Published On: Thu, Jan 21st, 2016

The Privacy Series @ ZEE Jaipur Literature Festival

12549113_1183926498306393_8345461367995818387_nReport by Rashmi Ranjan Parida, Jaipur: As governments and corporations mine more and more data on citizens and customers, issues surrounding privacy and data use become an increasingly hot debate. Forming one of the key themes at ZEE Jaipur Literature Festival this week, the Privacy Series will explore whether privacy is dead forever, and a person’s philosophical value and right to privacy versus the need for collective security.

The series, sponsored by IQ (The Indian Quarterly) is co-curated by Homi K. Bhabha Director of Harvard University’s Mahindra Humanities Centre and ZEE Jaipur Literature Festival co-director Namita Gokhale and looks at many aspects of privacy in the modern era.

In The Fiction of Privacy: Drawing the Line journalists and non-fiction writers discuss their daily battle with issues of privacy, both philosophical and legal with input from journalist turned author Avirook Sen, Delhi based award winning writer Samanth Subramanian, and Pragya Tiwari, facilitated by Homi K. Bhabha.

Hindi journalist, poet and novelist Uday Prakash, a leading figure in modern Indian literature joins bilingual historian Ravikant and editor, translator and film-maker Anu Singh Choudhary to examine ideas of social, intellectual and personal privacy and the cruel contours of a post-globalized world where class injustices continue through identity theft and betrayal of human hopes in The Poet and Privacy: Kavya aur Nijita.

Total Recall: The End of Privacy explores the concept of personal privacy as a collective philosophical value and right which sometimes overlaps and conflicts with issues of security and secrecy. Director of the Humanities Centre at Harvard Homi K. Bhabha gathers with President of Delhi think-tank Centre for Policy Research Pratap Bhanu Mehta, photographer Dayanita Singh, writer and businessman Raghu Raman and IT entrepreneur Abhimanyu Radhakrishnan to explore this issue.

The dangers of privacy are explored in a different way through the story of Kim Philby, the most notorious British defector and Soviet mole in history. Agent, double agent, traitor and enigma, he betrayed every secret of Allied operations to the Russians in the early years of the Cold War. A Spy Among Friends: Philby and the Great Betrayal is a story of intimate duplicity, of loyalty, trust and treachery. With access to newly released MI5 files, previously unseen family papers and with the cooperation of former MI6 and CIA officers, this definitive biography unlocks what is perhaps the last great secret of the Cold War. British author and historian Ben Macintyre is introduced by Raghu Karnad.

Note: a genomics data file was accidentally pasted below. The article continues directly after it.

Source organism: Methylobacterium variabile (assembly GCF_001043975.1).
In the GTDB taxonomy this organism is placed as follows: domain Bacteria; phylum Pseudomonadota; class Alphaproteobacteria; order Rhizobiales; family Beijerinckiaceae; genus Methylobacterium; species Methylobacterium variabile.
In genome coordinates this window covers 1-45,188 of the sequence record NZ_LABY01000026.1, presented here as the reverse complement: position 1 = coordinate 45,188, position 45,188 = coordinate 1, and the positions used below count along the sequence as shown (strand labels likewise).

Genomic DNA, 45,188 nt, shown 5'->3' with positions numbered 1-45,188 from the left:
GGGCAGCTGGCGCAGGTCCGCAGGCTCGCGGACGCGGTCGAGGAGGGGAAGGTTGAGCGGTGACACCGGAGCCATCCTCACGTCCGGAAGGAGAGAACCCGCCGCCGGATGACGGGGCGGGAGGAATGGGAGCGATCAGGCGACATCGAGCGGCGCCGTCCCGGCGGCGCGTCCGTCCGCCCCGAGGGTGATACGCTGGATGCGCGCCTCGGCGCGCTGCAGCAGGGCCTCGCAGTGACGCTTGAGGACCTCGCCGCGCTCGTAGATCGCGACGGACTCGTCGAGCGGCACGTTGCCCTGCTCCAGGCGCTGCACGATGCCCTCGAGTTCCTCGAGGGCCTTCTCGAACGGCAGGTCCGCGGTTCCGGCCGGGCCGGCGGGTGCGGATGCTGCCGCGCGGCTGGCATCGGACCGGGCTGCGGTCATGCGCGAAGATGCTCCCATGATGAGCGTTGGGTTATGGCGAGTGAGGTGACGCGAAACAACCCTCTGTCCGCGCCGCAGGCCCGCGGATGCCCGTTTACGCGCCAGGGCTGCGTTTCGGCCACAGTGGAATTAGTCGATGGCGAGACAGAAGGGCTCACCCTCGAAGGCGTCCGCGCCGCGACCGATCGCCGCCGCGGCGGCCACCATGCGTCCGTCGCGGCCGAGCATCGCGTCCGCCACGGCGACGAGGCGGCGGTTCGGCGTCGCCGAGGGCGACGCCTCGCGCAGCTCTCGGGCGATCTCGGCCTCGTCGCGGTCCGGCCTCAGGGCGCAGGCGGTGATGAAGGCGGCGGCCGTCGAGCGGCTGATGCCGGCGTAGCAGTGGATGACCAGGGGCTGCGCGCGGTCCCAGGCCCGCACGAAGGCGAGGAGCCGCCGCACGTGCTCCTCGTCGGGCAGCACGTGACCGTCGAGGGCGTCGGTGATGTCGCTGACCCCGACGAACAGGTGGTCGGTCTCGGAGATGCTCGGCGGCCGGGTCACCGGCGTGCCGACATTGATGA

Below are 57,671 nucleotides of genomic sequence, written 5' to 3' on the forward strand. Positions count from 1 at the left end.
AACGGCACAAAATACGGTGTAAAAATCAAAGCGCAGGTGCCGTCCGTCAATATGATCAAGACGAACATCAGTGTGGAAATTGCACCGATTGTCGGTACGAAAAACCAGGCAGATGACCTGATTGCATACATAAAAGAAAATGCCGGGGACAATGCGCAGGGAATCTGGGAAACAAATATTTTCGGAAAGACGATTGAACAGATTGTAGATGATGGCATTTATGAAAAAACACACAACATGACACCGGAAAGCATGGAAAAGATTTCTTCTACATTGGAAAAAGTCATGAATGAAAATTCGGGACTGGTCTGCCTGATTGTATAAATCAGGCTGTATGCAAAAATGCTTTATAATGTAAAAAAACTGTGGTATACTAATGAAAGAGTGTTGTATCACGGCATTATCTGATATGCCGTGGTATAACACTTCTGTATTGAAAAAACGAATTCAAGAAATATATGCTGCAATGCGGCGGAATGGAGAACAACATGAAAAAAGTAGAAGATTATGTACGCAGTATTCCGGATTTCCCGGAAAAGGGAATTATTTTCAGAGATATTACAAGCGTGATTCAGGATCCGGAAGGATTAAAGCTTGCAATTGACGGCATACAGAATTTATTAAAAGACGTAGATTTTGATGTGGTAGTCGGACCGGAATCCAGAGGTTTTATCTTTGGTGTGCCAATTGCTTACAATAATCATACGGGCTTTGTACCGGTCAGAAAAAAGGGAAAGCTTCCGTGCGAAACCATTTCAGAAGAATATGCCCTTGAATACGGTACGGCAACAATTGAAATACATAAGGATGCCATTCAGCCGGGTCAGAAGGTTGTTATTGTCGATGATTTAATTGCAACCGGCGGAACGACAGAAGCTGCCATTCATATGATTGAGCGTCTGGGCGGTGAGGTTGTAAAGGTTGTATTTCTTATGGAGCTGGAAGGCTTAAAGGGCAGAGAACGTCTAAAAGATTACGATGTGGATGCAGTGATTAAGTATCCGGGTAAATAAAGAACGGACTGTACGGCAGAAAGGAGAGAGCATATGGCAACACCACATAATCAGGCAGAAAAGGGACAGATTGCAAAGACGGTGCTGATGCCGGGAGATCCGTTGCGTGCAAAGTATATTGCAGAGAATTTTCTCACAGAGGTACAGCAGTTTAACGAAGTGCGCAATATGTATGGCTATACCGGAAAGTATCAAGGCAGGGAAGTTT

The final session in the series looks at human behaviour. Kwame Anthony Appiah, hailed by The New York Times Book Review as ‘one of the most relevant philosophers today’, has changed the way we understand human behaviour and how social reform is brought about. Brilliantly arguing that new democratic movements over the last century have not been driven by legislation from above, Appiah’s The Honour Code: How Moral Revolutions Happen explores key moments of change in cultures around the world. Intertwining philosophy and historical narrative, he demonstrates the critical role honour plays in the struggle against man’s inhumanity to man. Kwame Anthony Appiah discusses his ideas with Homi K. Bhabha.

Namita Gokhale, writer, publisher and co-Director of the ZEE Jaipur Literature Festival, said “The changing interpretations of what is in the public domain and what remains in the realm of the private are fluid and constantly changing. Viewing the self, and society, and the relationship between the two, includes the intervention of all-knowing technologies that are now a given in our world. This is an important and intriguing theme interpreted through multiple perspectives in JLF 2016, brought to us through the continuing support of the Mahindra Humanities Centre, IQ and Homi K. Bhabha.”

Homi K. Bhabha, Director of the Mahindra Humanities Centre at Harvard, said, “The MHC at Harvard is a crossroads of innovative academic exchange and intellectual debate across the university. Our warm collaboration with the JLF, the largest and most lively literature festival in the world, is crucial to our ambitions to build a bridge between the Arts and Humanities on a global scale. We are partners in an inclusive cosmopolitan conversation that brings together the rich diversity of literary and cultural expression that reverberates across countries and communities. A world of unbounded creativity that comes alive each year at The Diggi Palace in Jaipur and can be heard around the world.”

About the Author